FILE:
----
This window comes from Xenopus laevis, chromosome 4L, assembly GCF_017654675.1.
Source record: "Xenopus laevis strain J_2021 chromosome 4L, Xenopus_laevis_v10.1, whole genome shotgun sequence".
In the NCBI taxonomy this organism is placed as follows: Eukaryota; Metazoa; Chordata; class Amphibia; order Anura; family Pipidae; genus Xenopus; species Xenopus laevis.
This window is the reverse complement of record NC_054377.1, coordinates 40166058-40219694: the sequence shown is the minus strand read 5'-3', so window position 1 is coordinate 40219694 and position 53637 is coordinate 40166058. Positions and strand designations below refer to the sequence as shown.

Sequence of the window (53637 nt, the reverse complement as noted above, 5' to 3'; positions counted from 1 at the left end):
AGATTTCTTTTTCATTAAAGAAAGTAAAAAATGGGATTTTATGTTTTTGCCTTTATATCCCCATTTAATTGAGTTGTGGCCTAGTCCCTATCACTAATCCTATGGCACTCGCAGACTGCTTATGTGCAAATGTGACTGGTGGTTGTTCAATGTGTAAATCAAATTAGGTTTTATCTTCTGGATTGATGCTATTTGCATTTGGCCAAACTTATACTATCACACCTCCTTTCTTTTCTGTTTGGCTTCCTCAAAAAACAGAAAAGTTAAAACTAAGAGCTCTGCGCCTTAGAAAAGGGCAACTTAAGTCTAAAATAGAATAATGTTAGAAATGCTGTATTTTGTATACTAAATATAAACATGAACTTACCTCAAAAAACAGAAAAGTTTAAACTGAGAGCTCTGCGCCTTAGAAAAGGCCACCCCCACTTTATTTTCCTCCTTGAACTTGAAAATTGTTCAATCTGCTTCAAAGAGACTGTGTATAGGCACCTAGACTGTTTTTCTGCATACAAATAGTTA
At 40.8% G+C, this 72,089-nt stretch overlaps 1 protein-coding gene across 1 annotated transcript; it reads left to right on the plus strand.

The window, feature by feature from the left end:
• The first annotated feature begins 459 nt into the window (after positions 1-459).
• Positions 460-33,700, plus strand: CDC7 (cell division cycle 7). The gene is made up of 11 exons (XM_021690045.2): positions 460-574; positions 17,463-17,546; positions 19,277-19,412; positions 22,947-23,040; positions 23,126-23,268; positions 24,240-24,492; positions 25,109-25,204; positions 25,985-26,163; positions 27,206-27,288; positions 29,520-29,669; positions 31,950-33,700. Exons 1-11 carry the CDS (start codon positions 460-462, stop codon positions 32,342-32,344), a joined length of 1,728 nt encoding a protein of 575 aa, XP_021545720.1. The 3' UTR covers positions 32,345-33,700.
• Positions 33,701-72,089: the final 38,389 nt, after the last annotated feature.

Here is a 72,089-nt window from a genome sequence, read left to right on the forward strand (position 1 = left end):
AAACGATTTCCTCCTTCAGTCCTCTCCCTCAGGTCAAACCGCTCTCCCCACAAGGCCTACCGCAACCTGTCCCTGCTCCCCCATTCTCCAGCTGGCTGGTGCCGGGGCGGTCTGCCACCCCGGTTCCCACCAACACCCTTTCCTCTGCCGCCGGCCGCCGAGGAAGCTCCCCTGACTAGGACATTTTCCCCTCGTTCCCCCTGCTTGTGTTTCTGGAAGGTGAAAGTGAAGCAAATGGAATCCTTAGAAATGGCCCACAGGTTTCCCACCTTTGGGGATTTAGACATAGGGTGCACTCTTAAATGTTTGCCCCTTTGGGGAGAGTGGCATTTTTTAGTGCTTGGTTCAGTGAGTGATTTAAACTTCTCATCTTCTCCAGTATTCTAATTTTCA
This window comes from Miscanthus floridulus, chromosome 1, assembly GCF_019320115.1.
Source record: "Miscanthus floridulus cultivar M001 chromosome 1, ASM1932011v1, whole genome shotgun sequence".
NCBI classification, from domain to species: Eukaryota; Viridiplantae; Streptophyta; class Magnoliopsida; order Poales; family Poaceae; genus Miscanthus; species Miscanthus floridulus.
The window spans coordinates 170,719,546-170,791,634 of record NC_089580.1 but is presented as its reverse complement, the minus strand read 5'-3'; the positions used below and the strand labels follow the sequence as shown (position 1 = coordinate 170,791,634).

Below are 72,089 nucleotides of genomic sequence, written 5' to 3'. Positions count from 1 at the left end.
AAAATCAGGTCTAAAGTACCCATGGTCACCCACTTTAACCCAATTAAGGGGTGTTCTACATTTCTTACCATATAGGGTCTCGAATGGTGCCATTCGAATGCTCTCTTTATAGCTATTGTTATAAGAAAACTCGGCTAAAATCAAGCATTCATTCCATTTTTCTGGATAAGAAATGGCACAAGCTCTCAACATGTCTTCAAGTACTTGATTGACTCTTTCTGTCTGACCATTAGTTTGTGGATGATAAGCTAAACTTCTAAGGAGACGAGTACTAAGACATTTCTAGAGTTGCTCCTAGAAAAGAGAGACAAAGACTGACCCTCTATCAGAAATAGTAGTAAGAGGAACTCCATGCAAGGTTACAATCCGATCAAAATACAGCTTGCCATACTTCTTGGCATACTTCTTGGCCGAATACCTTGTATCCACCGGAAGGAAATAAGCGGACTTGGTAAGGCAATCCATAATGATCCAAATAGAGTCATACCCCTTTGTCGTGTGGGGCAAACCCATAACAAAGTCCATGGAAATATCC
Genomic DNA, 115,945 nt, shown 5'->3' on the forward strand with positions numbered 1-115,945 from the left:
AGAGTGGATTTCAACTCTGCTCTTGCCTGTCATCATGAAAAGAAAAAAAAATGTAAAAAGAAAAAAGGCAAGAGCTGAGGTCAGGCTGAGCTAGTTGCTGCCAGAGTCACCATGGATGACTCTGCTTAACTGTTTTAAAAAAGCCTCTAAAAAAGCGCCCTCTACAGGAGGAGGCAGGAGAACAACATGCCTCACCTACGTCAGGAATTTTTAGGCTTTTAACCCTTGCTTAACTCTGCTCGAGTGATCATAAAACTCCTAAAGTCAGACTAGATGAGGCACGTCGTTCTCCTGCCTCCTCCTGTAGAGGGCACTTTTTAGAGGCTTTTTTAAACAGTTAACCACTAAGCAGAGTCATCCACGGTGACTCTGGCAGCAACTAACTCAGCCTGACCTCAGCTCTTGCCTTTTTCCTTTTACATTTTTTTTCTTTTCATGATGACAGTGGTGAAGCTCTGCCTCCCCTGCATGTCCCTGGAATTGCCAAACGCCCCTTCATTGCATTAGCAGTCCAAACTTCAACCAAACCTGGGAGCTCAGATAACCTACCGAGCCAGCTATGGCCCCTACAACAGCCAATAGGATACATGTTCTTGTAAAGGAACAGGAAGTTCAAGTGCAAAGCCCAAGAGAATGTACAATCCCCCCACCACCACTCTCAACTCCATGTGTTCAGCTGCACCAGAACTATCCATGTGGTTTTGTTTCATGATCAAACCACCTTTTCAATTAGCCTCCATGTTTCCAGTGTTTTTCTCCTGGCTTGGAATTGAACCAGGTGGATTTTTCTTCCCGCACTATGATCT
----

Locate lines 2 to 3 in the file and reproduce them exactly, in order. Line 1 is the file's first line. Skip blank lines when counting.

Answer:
Source record: "Xenopus laevis strain J_2021 chromosome 4L, Xenopus_laevis_v10.1, whole genome shotgun sequence".
In the NCBI taxonomy this organism is placed as follows: Eukaryota; Metazoa; Chordata; class Amphibia; order Anura; family Pipidae; genus Xenopus; species Xenopus laevis.